[Wolves] Unix Problem

Alex Willmer alex at moreati.org.uk
Tue May 1 20:51:20 BST 2007

On Tue, 2007-05-01 at 11:11 +0100, Broadfield Robert wrote:
> Hi Folks
> Forgive me for this question being off topic (non-Linux) but I need
> your help.  We currently run some software on an AIX Unix server.
> This software allows us to produce reports that are held on the user's
> spool file.  However, the carriage returns at the end of each line
> aren't put into the reports until they are physically printed out.  I
> know enough to be able to ftp a copy of the spool file to my own
> machine but I'm having to put the carriage returns in by hand.  I have
> put up with this until now because I have only done this for a few
> short reports.  However, today I have to do the same with a quite
> lengthy report (it will most likely take most of the day).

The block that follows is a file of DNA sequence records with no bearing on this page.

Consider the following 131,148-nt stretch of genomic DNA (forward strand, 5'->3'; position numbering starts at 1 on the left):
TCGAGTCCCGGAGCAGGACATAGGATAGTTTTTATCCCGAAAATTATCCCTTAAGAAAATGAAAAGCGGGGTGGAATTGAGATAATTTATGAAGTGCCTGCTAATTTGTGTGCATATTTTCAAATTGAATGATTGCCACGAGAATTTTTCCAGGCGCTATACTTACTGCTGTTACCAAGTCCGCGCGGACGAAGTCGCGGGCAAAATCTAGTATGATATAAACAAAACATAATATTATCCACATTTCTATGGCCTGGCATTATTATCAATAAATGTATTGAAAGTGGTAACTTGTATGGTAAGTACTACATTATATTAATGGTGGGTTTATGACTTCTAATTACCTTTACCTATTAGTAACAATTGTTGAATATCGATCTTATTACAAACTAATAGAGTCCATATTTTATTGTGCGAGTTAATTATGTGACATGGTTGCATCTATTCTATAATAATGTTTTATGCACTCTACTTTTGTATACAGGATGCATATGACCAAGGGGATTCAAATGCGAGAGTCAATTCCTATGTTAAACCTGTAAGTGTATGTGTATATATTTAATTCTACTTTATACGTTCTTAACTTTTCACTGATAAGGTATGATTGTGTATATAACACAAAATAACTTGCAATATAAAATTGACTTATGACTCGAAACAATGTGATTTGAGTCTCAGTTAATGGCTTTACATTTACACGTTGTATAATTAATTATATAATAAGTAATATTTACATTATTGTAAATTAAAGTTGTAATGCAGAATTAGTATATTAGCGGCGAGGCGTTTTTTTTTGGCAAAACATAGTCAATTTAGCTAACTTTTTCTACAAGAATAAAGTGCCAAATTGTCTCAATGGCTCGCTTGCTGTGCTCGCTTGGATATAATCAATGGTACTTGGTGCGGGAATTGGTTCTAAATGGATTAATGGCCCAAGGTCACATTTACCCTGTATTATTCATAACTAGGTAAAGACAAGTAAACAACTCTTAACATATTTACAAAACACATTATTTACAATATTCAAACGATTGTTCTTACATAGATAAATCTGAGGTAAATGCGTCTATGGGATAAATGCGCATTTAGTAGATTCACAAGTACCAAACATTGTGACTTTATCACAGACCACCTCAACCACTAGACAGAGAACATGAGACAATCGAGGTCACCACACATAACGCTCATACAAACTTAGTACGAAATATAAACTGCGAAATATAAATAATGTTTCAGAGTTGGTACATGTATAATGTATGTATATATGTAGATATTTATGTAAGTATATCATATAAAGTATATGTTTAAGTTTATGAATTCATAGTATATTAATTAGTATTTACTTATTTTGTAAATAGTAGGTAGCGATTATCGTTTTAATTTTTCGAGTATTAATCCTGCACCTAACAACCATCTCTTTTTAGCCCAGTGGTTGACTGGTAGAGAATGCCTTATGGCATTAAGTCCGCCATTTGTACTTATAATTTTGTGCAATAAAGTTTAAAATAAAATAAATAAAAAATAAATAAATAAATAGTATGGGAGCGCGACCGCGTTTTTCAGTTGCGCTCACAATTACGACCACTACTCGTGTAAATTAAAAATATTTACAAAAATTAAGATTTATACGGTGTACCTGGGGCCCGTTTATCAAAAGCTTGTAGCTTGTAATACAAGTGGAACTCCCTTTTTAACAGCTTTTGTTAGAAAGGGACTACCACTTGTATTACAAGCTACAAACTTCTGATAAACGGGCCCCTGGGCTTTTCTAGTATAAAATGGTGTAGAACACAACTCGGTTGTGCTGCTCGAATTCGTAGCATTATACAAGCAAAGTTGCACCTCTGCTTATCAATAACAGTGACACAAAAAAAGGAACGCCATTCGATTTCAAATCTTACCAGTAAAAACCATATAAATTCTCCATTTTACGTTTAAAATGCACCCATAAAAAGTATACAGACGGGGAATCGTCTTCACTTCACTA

> I may be missing something obvious, but is there a way of manipulating
> the file in Unix so that I don't have to do this?

Apologies if you're aware of this already. Unix (including Linux) &
Windows have different ideas about what starts a new line in a text
file. On Windows, a newline is the two characters CR+LF (Carriage Return
+Linefeed). On Unix a newline is started by the character LF (Linefeed).

On Windows, a text file written on Unix will not be shown with new
lines. Instead every line will be stuck together.

There are ways around this:
     1. Open the text file with Wordpad, save it. Wordpad understands
        Unix newline (LF) and writes Windows newline (CR+LF). Be sure to
        set the format to plain text in the save dialog
     2. Use a text editor such as Scite, which can convert between the 2
        codings. http://scintilla.org
     3. Use tofrodos a package of command line utilities, useful for
        batch conversion.
     4. Use more tr or sed, more generalised unix commands.


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